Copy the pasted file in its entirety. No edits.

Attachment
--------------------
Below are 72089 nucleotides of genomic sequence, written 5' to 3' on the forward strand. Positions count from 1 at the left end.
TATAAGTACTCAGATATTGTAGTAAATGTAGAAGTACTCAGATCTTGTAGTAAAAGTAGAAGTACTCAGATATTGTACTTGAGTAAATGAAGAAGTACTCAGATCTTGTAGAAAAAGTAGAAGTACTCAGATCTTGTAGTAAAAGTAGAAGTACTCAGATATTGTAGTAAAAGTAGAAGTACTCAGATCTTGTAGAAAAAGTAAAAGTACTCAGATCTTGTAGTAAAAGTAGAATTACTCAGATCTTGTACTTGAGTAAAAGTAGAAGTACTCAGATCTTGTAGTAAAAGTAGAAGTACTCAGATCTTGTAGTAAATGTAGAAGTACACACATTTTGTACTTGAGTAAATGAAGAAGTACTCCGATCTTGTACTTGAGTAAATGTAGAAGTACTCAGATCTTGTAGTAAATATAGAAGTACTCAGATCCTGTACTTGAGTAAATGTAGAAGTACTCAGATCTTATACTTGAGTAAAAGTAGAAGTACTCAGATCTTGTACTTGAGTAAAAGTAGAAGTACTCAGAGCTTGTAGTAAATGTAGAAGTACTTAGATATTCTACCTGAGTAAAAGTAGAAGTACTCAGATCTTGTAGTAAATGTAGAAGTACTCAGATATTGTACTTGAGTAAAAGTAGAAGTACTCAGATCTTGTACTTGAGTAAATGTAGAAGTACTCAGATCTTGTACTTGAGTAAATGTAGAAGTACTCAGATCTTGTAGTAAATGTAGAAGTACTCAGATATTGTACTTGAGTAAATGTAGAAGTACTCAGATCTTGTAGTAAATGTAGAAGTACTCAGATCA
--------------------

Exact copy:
Below are 72089 nucleotides of genomic sequence, written 5' to 3' on the forward strand. Positions count from 1 at the left end.
TATAAGTACTCAGATATTGTAGTAAATGTAGAAGTACTCAGATCTTGTAGTAAAAGTAGAAGTACTCAGATATTGTACTTGAGTAAATGAAGAAGTACTCAGATCTTGTAGAAAAAGTAGAAGTACTCAGATCTTGTAGTAAAAGTAGAAGTACTCAGATATTGTAGTAAAAGTAGAAGTACTCAGATCTTGTAGAAAAAGTAAAAGTACTCAGATCTTGTAGTAAAAGTAGAATTACTCAGATCTTGTACTTGAGTAAAAGTAGAAGTACTCAGATCTTGTAGTAAAAGTAGAAGTACTCAGATCTTGTAGTAAATGTAGAAGTACACACATTTTGTACTTGAGTAAATGAAGAAGTACTCCGATCTTGTACTTGAGTAAATGTAGAAGTACTCAGATCTTGTAGTAAATATAGAAGTACTCAGATCCTGTACTTGAGTAAATGTAGAAGTACTCAGATCTTATACTTGAGTAAAAGTAGAAGTACTCAGATCTTGTACTTGAGTAAAAGTAGAAGTACTCAGAGCTTGTAGTAAATGTAGAAGTACTTAGATATTCTACCTGAGTAAAAGTAGAAGTACTCAGATCTTGTAGTAAATGTAGAAGTACTCAGATATTGTACTTGAGTAAAAGTAGAAGTACTCAGATCTTGTACTTGAGTAAATGTAGAAGTACTCAGATCTTGTACTTGAGTAAATGTAGAAGTACTCAGATCTTGTAGTAAATGTAGAAGTACTCAGATATTGTACTTGAGTAAATGTAGAAGTACTCAGATCTTGTAGTAAATGTAGAAGTACTCAGATCA